TACKLING THE BOMB Trump addresses leaders at UN as nuclear weapon ban treaty dawns The 72nd session of the United Nations General Assembly (UNGA) will convene today in New York City, where President Donald Trump will give one of the first speeches to open debate. As the UNGA tackles issues ranging from climate change to
TACKLING THE BOMB
Trump addresses leaders at UN as nuclear weapon ban treaty dawns
The 72nd session of the United Nations General Assembly (UNGA) will convene today in New York City, where President Donald Trump will give one of the first speeches to open debate.
As the UNGA tackles issues ranging from climate change to migration, UN member states will have the opportunity to sign the newly negotiated Treaty on the Prohibition of Nuclear Weapons, a legally binding pact banning the development, acquisition, or possession of nuclear weapons among its signatories. The treaty was approved by a 122-1 margin on July 7, but 40 nations, including all nine nuclear-armed powers, boycotted the vote.
Nonetheless, the treaty garnered support from surprising corners. Iran, which had a controversial nuclear program prior to the 2015 nuclear deal, voted in favour. Saudi Arabia, thought to be considering nuclear proliferation as part of its regional rivalry with the Islamic Republic, also approved the treaty.
Given the vote margin, the treaty will almost certainly attain the 50 signatures needed to come into effect. Although the nuclear powers’ disinterest makes disarmament a dead end for now, the widespread approval of the treaty will help arrest further nuclear proliferation.
ALL EYES ON SUU KYI
Myanmar’s de facto leader addresses nation on Rohingya crisis
Aung San Suu Kyi will address her majority Buddhist country today on the forced displacement of the Muslim minority Rohingya people within her country.
Since August 25, the military has cracked down on the minority group in response to Rohingya extremist attacks on police posts. This has led to the mass flight of Rohingya refugees to Bangladesh amid fears of mass military killings of civilians.
Ms Suu Kyi must walk a tightrope with today’s speech. First, she needs to keep the military—where real political power still lies—on side. Second, she must maintain the support of Myanmar’s 88% Buddhist majority who view the Rohingya as illegal immigrants and terrorists. Finally, she has to assure the international community that she will act to stop the crisis further developing into a humanitarian disaster.
If Ms Suu Kyi does not satisfy the international community, her legacy will be tarnished. If she goes too far the other way, she could risk losing the support of her people and the military.
Delve Deeper: The Rohingya refugee crisis: ethnic cleansing in Myanmar
Trump’s Russian ambassador pick appears before Senate committee
Jon Huntsman will come before the Senate Foreign Relations Committee today, launching his confirmation process.
Although the former ambassador to China and Singapore has the experience to head the Russian diplomatic mission, he conspicuously lacks colleagues; 48 American embassies still lack an ambassador, including geopolitical hotspots South Korea and Qatar.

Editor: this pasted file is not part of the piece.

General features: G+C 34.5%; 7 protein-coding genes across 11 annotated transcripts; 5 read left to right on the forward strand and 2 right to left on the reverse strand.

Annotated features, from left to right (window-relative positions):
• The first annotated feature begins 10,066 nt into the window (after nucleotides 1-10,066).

Compounding the manpower shortages, more than half the State Department’s 141 senior positions remain unfilled and Secretary of State Rex Tillerson has moved to eliminate dozens of State Department special envoys. Critics charge that Mr Tillerson’s downsizing will cause long-term damage to America’s Foreign Service.
However, Trump and Tillerson have faced bipartisan pushback from Congress. Two weeks ago the Senate Appropriations Committee allocated the State Department $10 billion more than the administration requested and maintained billions in aid programs targeted by Trump.
A Republican who served under President Obama with bipartisan respect, Huntsman should be confirmed with ease. But the larger success of his mission will depend on whether Congress can force President Trump to fund and staff the State Department. If not, America’s diplomatic corps will be stretched thin trying to deal with a myriad of international crises.
GERMAN AUTO BANE
Investor confidence report to measure auto industry jitters
ZEW, an economic research centre, will release its latest measure of investor confidence in the German economy today.
The report comes amid recent allegations of cartel-building and rigging of emissions software among the top 5 German carmakers, resulting in plummeting investor confidence as EU watchdog investigations were launched. In August, ZEW recorded a large 7.5 point drop to 10 points.
The latest report is expected to reveal any ongoing investor pessimism over the future of the automobile industry. While the famed “Mittelstand” backbone of the German economy is small- to medium-sized businesses, large car manufacturers employ some 800,000 people and account for 20% of the country’s industrial revenue—making it the heart of the economy.
A further drop in confidence will continue the downward trend into a third consecutive month. This will pose a major medium-term risk to the German economy and could spur Berlin to embark on major heart surgery on the automobile industry. With an election on September 24, increased oversight of the industry is likely.
Sharif’s lawyers in court, Saakashvili causing a stir
Lawyers for Pakistan’s ousted PM Nawaz Sharif will appear in an Islamabad court today to answer corruption charges against the former leader. Despite ongoing controversy, Mr Sharif and his family remain deeply popular in segments of Pakistani society; on Sunday, his wife Kulsoom clinched the parliamentary seat vacated by the ousted prime minister.
Controversial ex-Georgian president and former governor of Odessa Mikheil Saakashvili may hold a rally in Ukraine’s capital today. The stateless former statesman has emerged as an outspoken critic of President Petro Poroshenko.